Janeti Katambikwa v Amwine John Kyangamaino (HCT-05-CV-CS-0 129-2004 )

Case No: 
(HCT-05-CV-CS-0 129-2004 )
Media Neutral Citation: 
[2006] UGHC 80
Judgment Date: 
2 February 2006
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THE REPUBLIC OF UGANDA
IN THE H
IGH COURT OF UGANDA AT MBARARA
 
HCT-05-CV-CS-0 129-2004
(From HCT-05-CV-AC-0193-2003)
JANETI KATAMBIKWA ……………………………………………………………PLAINTIFF
VS
AMWINE JOHN KYANGAMAINO ……………………………………………DEFENDANT

BEFORE: THE HON. MR. JUSTICE P. K. MUGAMBA 

JUDGMENT
According to the submissions of counsel for the plaintiff the following reliefs are sought from this court:
i. Cancellation/revocation of the letters of Administration.
ii. Letters of Administration instead be granted to the plaintiff.
iii. General damages.
iv. The defendant be made to account for the proceeds from the estate.
v. Costs of the suit.
The background to this suit is as follows. Yosia Kashanje who was husband to the plaintiff and father to the defendant, respectively, died some time in 1981. He left several dependants and properties. On 11th July 2003 the defendant applied for letters of administration to the estate of the said Yosia Kashanje and attached to the application a will purportedly made by Kashanje on 15th August 1980. This court granted letters of administration to the defendant on 4th November 2003. On 1st November 2004 this suit was filed seeking the reliefs above and more after the defendant stopped the plaintiff from utilizing the estate properties.
According to the record the defendant was served with the summons, the plaint and other documents on 10th November 2004. The defendant not only refused to acknowledge receipt but also did not take the necessary steps. The defendant did not come to court even. Thus he locked himself out of court and hearing of the suit proceeded ex parte.
Three witnesses testified in court besides the plaintiff herself those were Kamugungunu Frank (PW2), Mutabazi Alphose (PW3) and Saburi Stephen (PW4). The sum of the evidence is that the plaintiff was widow to the late Yosia Kashanje and a dependant who was left in the home by the deceased, utilizing the estate. When Kashanje died no will was read but a will purportedly made by the deceased was filed in court together with an application for letters of administration by the defendant. According to PW1 besides herself three of the children are still alive, inclusive of the defendant. Yet the defendant’s application for letters of administration mentions the surviving dependants as being only the defendant and Kamugungunu (PW2). The plaintiff and Kasande were thus omitted as dependants. The plaintiff further argues that having been granted letters of administration the defendant has not rendered any inventory to this court as ought to be the case but rather the defendant has sold part of the estate and put proceeds there from to his exclusive use. The defendant has also denied the plaintiff access to the estate.
No issues were agreed at the hearing but what seems to me to be crying out for resolution is whether the grant in light of the allegations was properly made and should thus be sustained, whether the defendant has done anything untoward since the grant justifying revocation and finally what reliefs are available in the circumstances.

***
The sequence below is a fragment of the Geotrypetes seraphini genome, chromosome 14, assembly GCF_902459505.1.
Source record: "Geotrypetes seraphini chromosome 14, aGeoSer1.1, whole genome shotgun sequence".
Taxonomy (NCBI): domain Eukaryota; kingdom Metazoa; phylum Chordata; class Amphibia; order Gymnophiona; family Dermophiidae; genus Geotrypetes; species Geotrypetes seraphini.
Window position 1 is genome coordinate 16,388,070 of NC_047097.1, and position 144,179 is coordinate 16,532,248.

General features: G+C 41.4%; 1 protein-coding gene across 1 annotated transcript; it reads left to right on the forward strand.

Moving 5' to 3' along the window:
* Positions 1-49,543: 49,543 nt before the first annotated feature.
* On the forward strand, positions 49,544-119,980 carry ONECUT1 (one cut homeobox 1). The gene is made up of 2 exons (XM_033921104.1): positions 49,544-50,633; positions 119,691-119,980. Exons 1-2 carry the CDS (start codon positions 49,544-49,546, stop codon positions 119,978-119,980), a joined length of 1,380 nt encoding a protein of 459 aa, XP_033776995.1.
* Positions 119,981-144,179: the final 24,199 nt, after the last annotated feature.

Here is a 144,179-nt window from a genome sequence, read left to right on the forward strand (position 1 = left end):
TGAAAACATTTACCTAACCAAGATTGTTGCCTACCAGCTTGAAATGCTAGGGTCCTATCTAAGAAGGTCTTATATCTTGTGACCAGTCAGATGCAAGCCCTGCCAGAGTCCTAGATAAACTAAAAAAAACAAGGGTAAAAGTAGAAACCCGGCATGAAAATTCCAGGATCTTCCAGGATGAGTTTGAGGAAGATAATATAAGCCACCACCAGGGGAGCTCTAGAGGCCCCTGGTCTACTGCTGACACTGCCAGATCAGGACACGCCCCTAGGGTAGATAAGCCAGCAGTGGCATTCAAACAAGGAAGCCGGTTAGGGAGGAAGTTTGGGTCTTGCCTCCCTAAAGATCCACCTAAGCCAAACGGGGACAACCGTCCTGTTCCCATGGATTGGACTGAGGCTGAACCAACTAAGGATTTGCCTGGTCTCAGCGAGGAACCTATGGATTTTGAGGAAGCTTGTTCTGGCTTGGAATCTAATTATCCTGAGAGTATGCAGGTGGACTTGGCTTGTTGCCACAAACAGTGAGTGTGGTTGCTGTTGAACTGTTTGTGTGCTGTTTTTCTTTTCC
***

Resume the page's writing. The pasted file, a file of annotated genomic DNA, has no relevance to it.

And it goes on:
Section 234 of the Succession Act relates to revocation of grants and states:
1) The grant of probate or letters of administration may be revoked or annulled for just cause.
2) In this section, “just cause” means —
a) That the proceedings to obtain the grant were defective in substance;
b) That the grant was obtained fraudulently by making a false suggestion, or by concealing from the court something material to the case;
c) That the grant was obtained by means of an untrue allegation of a fact essential in point of law to justify the grant, though the allegation was made in ignorance or inadvertently;
d) That the grant has become useless and inoperative through circumstances or
e) That the person to whom the grant was made has willfully and without reasonable cause omitted to exhibit an inventory or account in accordance with Part XXXIV of this Act, or has exhibited under that Part an inventory or account which is untrue in a material respect.’
Available evidence shows that the defendant did not include the plaintiff and one Kasande as members of the deceased’s family. He did not mention their particulars either. Thus he contravened the requirement in S. 246 (b) of the Succession Act and for that matter the application and subsequent grant fall within the ambit of S. 234 of the Act. Section 278 of the Act requires an executor or administrator to exhibit to court an inventory relating to the assets and liabilities of the estate within six months. No such inventory was rendered. Given the above contraventions I find there is just cause for the letters of administration to be revoked. They are accordingly revoked.
Concerning the alleged transgressions of the defendant since he obtained letters of administration I find these were never proved in court. No specific instances were given. Suffice it to say that the matter is not beyond correction by a future administrator of the estate to whom full account should be given by the defendant herein. I add for emphasis that the plaintiff herein is at liberty to apply for letters of administration to the estate if she so wishes.
I give judgment to the plaintiff, who is entitled to the costs of the suit. The defendant is ordered to surrender the letters of administration to court for cancellation.
P. K. Mugamba
Judge
2nd February 2006